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LPA dialing up own FM station

—Bill Diven

On February 20, the Las Placitas Association’s application to build a low-power FM station, operating at 99.9 megahertz, was granted by the Federal Communications Commission.

“This is the first time in many years a community has even had the opportunity to do this,” Joan Fenicle of LPA said. “This all just happened yesterday, and we have 18 months to figure this out.”

In that time, LPA will have to raise funds to build a studio, set up its transmitter, decide on content, and line up volunteer broadcasters. Startup costs are estimated at twenty thousand dollars.

By law, the station must be operated by a nonprofit, have an educational mission, and not sell commercial time. “We have a vision for the programming, but that will depend on the volunteers,” Fenicle said. “We want to celebrate the art, history, and culture of this community.”

Feedback, so far, indicates that potential listeners don’t want talk radio filled with community bickering, she added. Programming could include everything from local news and lost pets to music, poetry, and wildfire alerts. A community radio board likely will be created to oversee content and operations.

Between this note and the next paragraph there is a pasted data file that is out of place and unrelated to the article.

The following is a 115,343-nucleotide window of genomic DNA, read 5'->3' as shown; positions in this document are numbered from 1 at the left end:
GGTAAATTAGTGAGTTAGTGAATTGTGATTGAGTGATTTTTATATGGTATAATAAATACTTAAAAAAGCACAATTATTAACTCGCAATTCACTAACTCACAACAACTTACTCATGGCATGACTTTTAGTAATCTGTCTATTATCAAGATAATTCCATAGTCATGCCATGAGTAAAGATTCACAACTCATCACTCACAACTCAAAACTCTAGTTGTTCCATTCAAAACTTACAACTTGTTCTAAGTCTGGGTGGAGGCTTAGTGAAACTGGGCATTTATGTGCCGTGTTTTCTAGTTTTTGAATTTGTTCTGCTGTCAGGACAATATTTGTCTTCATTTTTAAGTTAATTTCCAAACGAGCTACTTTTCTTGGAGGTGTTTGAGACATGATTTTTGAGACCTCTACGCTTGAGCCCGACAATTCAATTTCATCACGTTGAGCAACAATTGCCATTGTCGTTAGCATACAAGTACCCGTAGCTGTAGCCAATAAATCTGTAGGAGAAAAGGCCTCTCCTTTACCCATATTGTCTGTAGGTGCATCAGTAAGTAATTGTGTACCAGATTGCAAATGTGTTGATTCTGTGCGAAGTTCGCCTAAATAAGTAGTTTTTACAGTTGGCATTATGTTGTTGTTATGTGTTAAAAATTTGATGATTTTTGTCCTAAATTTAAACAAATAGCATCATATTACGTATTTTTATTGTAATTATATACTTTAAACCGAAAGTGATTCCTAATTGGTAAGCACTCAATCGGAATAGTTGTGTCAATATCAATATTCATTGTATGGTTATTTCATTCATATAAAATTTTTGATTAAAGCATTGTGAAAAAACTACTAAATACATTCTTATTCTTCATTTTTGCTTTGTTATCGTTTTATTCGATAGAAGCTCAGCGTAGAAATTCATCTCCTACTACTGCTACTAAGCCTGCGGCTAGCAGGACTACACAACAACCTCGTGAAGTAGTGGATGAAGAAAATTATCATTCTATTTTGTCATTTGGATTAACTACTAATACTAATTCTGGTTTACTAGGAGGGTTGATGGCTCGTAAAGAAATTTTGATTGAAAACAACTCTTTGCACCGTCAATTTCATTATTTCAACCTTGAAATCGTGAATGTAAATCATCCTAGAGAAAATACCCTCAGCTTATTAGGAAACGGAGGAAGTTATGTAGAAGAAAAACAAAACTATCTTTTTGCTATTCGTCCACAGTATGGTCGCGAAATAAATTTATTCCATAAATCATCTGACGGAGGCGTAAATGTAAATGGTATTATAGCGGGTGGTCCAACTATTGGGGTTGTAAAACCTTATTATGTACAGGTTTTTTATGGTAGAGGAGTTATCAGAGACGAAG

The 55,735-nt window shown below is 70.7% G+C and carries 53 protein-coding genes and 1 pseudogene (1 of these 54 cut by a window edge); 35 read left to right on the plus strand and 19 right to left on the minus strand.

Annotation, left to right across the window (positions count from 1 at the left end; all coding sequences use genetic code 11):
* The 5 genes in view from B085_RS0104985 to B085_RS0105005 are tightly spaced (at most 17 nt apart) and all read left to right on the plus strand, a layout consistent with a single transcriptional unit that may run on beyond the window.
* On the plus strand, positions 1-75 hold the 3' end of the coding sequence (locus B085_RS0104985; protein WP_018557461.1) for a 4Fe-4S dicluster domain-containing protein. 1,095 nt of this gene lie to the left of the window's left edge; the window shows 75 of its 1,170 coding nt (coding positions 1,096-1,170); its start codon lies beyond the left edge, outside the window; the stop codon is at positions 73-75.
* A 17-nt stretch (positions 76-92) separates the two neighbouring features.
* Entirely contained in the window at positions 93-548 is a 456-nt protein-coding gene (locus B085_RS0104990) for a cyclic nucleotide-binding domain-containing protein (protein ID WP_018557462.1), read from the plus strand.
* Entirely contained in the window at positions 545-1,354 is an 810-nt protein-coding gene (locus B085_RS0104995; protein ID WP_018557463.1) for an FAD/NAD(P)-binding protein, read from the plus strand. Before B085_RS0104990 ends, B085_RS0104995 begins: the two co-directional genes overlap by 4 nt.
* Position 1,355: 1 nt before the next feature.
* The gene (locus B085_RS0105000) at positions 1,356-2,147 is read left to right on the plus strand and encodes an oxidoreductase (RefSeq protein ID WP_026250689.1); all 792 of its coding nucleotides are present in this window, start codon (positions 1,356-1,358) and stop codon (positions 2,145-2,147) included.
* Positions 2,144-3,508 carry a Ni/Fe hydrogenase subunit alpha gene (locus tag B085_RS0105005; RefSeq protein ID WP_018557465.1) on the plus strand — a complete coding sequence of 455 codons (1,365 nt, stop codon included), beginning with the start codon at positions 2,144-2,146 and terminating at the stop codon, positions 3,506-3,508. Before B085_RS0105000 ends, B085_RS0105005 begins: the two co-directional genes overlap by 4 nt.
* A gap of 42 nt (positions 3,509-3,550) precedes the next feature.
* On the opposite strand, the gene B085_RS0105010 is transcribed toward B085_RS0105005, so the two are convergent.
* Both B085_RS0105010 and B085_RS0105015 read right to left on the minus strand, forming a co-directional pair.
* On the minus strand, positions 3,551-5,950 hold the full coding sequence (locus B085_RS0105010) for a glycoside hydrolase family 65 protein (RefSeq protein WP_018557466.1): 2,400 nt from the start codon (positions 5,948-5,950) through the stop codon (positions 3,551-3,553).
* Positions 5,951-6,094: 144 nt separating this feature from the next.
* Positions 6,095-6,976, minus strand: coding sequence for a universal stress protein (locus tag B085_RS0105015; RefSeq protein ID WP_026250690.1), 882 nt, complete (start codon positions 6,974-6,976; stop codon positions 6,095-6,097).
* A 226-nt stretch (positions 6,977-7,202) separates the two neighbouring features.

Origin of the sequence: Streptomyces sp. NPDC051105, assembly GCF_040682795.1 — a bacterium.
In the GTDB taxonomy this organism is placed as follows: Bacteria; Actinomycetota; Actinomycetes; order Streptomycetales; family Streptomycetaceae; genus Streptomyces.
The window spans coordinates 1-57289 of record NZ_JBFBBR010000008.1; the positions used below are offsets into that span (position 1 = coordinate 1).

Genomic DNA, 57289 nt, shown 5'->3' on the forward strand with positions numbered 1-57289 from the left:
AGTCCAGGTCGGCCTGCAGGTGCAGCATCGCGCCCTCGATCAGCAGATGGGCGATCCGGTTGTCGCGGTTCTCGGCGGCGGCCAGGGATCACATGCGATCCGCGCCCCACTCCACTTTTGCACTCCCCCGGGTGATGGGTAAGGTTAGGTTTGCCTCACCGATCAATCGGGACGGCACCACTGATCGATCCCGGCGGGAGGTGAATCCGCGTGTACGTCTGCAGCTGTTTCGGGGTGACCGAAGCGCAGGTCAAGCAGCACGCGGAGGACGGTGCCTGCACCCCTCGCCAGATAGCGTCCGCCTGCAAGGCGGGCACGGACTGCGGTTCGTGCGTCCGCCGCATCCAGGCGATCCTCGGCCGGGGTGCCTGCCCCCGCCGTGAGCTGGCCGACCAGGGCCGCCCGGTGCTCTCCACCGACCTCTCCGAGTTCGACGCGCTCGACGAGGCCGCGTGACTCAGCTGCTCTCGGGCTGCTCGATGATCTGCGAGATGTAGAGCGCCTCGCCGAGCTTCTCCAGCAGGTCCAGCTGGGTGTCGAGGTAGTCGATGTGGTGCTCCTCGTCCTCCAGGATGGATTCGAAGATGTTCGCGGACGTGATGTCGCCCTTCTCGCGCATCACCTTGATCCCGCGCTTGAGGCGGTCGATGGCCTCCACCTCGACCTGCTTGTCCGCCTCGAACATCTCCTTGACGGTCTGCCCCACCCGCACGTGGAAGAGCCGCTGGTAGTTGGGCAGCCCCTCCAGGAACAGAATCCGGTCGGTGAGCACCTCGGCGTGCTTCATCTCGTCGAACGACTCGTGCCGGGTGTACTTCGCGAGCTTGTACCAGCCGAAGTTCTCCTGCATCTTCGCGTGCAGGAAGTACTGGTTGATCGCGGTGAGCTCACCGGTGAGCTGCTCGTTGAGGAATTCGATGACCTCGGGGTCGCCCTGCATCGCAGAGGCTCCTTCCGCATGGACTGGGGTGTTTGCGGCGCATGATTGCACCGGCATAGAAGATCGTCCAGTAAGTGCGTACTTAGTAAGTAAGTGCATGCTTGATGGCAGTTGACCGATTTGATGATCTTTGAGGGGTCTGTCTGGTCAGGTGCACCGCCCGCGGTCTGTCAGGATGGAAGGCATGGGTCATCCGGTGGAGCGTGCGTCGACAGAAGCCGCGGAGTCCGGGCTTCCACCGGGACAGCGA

The station plans to broadcast using an existing tower above Placitas village also used by Verizon’s cell-phone network. The studio site has yet to be confirmed but will need line-of-sight to the tower. At 93 watts of power, the broadcast signal will reach more or less 3.5 miles depending on terrain before becoming available to the digital world.

“Our eventual goal is to stream on the Internet,” Fenicle said. A further goal is to spin off the station from LPA to its own nonprofit corporation. “We’re not in the business of running radio stations,” she continued. “We’re doing this as a community service.”

New Mexico currently has nine licensed LPFM stations, six with religious affiliations and another based in Dixon, operated by the Embudo Library, according FCC records. Another dozen stations, in addition to Placitas’, have received construction permits and twelve more are shown in the application stage although some of those also have now received construction permits.

The FCC established the low-power radio service in 2000, offering licenses to educational, public safety, and transportation organizations. Late last year it opened a one-month window for filing new applications and received more than 2,800 from around the country.

Comments and offers to help can be directed to the Las Placitas Association at


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